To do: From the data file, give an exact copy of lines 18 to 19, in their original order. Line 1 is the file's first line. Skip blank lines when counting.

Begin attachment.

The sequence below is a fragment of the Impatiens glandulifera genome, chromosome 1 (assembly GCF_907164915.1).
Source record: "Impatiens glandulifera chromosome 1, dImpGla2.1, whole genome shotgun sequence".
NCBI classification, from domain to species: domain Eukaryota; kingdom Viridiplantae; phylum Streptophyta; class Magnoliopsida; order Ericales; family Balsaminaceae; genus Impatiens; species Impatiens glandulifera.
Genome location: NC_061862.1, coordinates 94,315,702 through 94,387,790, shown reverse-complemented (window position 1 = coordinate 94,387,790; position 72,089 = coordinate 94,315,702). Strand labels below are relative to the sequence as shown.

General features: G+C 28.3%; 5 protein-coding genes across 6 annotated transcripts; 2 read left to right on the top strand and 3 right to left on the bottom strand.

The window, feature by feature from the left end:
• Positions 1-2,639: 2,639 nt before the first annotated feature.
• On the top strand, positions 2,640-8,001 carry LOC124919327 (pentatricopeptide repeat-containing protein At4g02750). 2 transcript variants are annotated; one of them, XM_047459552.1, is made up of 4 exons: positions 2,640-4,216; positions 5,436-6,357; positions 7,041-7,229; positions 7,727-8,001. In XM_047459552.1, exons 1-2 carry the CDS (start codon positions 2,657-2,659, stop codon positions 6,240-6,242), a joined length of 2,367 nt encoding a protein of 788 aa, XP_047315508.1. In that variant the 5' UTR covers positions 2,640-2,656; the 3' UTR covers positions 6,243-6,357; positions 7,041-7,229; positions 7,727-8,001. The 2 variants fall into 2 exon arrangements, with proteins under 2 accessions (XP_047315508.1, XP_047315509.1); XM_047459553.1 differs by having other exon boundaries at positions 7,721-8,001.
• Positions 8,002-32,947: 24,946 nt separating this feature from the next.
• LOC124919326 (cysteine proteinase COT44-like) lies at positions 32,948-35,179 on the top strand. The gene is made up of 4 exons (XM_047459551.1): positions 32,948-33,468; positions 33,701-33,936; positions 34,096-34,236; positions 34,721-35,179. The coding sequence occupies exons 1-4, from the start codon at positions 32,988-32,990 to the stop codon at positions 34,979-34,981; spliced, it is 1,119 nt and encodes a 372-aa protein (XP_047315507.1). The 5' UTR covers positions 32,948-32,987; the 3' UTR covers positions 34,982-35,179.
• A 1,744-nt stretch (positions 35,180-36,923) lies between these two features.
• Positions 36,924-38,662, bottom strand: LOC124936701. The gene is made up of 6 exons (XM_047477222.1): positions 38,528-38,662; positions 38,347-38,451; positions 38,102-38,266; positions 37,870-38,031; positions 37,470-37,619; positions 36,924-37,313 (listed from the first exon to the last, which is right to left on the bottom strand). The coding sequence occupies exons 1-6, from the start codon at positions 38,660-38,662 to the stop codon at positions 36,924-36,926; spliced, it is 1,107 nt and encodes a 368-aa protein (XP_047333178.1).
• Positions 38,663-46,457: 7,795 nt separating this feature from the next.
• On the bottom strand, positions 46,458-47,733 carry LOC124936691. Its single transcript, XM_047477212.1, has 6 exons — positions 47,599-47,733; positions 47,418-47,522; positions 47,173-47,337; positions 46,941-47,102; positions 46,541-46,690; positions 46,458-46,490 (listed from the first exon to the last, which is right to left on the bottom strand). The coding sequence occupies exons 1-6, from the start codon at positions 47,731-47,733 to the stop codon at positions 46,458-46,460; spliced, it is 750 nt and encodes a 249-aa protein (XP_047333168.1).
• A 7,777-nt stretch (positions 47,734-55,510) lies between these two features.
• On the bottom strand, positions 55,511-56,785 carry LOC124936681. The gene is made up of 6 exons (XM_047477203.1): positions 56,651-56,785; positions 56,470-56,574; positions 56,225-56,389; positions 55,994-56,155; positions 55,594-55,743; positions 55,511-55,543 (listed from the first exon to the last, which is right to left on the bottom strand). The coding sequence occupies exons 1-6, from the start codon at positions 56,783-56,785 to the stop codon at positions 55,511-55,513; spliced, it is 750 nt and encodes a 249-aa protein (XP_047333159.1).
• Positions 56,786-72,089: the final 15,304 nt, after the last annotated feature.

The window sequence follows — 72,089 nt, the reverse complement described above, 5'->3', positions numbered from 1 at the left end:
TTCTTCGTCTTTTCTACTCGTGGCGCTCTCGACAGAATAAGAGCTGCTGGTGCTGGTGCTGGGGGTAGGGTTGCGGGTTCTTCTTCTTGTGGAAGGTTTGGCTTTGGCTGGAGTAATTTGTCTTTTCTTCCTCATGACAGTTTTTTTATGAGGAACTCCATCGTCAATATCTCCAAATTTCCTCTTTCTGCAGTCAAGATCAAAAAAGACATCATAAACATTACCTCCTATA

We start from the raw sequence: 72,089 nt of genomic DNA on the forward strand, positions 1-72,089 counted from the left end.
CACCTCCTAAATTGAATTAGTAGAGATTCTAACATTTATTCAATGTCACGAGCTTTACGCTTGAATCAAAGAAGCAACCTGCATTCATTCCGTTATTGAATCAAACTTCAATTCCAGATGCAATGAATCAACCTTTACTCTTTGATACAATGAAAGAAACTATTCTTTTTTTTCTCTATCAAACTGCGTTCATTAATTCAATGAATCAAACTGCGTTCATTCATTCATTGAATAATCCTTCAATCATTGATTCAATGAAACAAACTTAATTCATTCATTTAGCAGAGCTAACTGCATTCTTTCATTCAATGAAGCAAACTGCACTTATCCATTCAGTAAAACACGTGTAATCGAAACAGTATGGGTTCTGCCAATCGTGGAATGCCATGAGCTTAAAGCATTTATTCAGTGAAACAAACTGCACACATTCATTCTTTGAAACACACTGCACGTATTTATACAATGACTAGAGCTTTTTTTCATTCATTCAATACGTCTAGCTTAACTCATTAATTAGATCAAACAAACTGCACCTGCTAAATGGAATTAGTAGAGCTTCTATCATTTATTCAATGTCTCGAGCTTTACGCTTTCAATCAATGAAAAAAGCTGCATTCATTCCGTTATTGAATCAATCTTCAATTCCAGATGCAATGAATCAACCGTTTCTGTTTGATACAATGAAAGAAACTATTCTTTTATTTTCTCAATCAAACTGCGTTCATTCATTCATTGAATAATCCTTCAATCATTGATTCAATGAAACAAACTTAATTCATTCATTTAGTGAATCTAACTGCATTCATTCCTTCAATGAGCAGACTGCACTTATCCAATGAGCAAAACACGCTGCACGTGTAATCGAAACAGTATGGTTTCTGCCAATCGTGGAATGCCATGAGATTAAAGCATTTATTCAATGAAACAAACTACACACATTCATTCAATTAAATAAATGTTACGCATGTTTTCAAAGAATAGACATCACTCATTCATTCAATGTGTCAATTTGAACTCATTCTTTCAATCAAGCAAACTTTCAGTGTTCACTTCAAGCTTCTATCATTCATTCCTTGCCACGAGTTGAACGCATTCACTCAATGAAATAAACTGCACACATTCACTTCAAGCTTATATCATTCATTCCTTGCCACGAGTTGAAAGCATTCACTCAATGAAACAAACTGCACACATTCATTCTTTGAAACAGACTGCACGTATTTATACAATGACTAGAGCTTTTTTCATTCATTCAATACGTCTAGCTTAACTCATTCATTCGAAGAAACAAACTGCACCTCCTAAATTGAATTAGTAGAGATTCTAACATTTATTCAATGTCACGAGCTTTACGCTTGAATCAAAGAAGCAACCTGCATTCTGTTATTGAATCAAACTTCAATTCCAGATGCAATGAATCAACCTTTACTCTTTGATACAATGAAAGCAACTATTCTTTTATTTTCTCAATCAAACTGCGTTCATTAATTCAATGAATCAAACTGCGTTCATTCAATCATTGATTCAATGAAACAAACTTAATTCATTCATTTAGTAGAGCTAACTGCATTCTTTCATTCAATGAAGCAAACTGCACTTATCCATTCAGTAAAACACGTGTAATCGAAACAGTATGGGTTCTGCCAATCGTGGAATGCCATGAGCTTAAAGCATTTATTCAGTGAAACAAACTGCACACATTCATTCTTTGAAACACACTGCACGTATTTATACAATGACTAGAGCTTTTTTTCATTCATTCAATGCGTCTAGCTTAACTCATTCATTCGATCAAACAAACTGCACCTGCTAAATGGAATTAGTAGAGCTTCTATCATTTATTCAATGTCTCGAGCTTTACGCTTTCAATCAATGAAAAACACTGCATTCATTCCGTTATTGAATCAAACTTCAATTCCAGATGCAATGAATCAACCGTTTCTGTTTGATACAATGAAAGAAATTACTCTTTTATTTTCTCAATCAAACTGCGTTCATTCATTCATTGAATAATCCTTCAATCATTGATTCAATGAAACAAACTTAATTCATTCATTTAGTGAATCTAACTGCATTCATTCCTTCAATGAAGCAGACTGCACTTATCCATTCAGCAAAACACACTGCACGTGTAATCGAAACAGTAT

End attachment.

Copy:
The window sequence follows — 72,089 nt, the reverse complement described above, 5'->3', positions numbered from 1 at the left end:
TTCTTCGTCTTTTCTACTCGTGGCGCTCTCGACAGAATAAGAGCTGCTGGTGCTGGTGCTGGGGGTAGGGTTGCGGGTTCTTCTTCTTGTGGAAGGTTTGGCTTTGGCTGGAGTAATTTGTCTTTTCTTCCTCATGACAGTTTTTTTATGAGGAACTCCATCGTCAATATCTCCAAATTTCCTCTTTCTGCAGTCAAGATCAAAAAAGACATCATAAACATTACCTCCTATA